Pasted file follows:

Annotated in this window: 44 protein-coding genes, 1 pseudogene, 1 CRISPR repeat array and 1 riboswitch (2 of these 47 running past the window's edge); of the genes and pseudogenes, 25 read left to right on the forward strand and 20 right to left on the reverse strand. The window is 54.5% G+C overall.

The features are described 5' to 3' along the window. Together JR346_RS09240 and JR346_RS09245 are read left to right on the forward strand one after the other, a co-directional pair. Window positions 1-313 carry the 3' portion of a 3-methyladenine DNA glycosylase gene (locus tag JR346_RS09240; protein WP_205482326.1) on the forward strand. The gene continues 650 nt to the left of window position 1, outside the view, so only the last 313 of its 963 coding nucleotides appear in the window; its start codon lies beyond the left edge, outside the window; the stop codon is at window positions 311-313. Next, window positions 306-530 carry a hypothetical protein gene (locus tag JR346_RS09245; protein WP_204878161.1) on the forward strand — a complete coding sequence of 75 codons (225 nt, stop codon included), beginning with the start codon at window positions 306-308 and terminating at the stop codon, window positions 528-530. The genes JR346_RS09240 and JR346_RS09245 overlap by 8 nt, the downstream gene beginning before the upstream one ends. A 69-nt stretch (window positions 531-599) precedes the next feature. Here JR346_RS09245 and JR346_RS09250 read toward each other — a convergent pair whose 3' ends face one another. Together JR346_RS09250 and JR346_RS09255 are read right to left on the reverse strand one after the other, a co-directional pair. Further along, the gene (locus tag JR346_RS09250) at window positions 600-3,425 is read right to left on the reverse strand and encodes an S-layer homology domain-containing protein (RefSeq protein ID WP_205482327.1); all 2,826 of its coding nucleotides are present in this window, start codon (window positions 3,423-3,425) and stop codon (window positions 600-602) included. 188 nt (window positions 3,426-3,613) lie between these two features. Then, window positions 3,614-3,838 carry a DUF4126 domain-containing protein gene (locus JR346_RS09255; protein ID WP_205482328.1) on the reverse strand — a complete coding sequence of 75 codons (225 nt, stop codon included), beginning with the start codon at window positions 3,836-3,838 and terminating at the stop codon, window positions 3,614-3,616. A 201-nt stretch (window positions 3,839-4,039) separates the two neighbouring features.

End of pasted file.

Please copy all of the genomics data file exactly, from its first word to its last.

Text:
Annotated in this window: 44 protein-coding genes, 1 pseudogene, 1 CRISPR repeat array and 1 riboswitch (2 of these 47 running past the window's edge); of the genes and pseudogenes, 25 read left to right on the forward strand and 20 right to left on the reverse strand. The window is 54.5% G+C overall.

The features are described 5' to 3' along the window. Together JR346_RS09240 and JR346_RS09245 are read left to right on the forward strand one after the other, a co-directional pair. Window positions 1-313 carry the 3' portion of a 3-methyladenine DNA glycosylase gene (locus tag JR346_RS09240; protein WP_205482326.1) on the forward strand. The gene continues 650 nt to the left of window position 1, outside the view, so only the last 313 of its 963 coding nucleotides appear in the window; its start codon lies beyond the left edge, outside the window; the stop codon is at window positions 311-313. Next, window positions 306-530 carry a hypothetical protein gene (locus tag JR346_RS09245; protein WP_204878161.1) on the forward strand — a complete coding sequence of 75 codons (225 nt, stop codon included), beginning with the start codon at window positions 306-308 and terminating at the stop codon, window positions 528-530. The genes JR346_RS09240 and JR346_RS09245 overlap by 8 nt, the downstream gene beginning before the upstream one ends. A 69-nt stretch (window positions 531-599) precedes the next feature. Here JR346_RS09245 and JR346_RS09250 read toward each other — a convergent pair whose 3' ends face one another. Together JR346_RS09250 and JR346_RS09255 are read right to left on the reverse strand one after the other, a co-directional pair. Further along, the gene (locus tag JR346_RS09250) at window positions 600-3,425 is read right to left on the reverse strand and encodes an S-layer homology domain-containing protein (RefSeq protein ID WP_205482327.1); all 2,826 of its coding nucleotides are present in this window, start codon (window positions 3,423-3,425) and stop codon (window positions 600-602) included. 188 nt (window positions 3,426-3,613) lie between these two features. Then, window positions 3,614-3,838 carry a DUF4126 domain-containing protein gene (locus JR346_RS09255; protein ID WP_205482328.1) on the reverse strand — a complete coding sequence of 75 codons (225 nt, stop codon included), beginning with the start codon at window positions 3,836-3,838 and terminating at the stop codon, window positions 3,614-3,616. A 201-nt stretch (window positions 3,839-4,039) separates the two neighbouring features.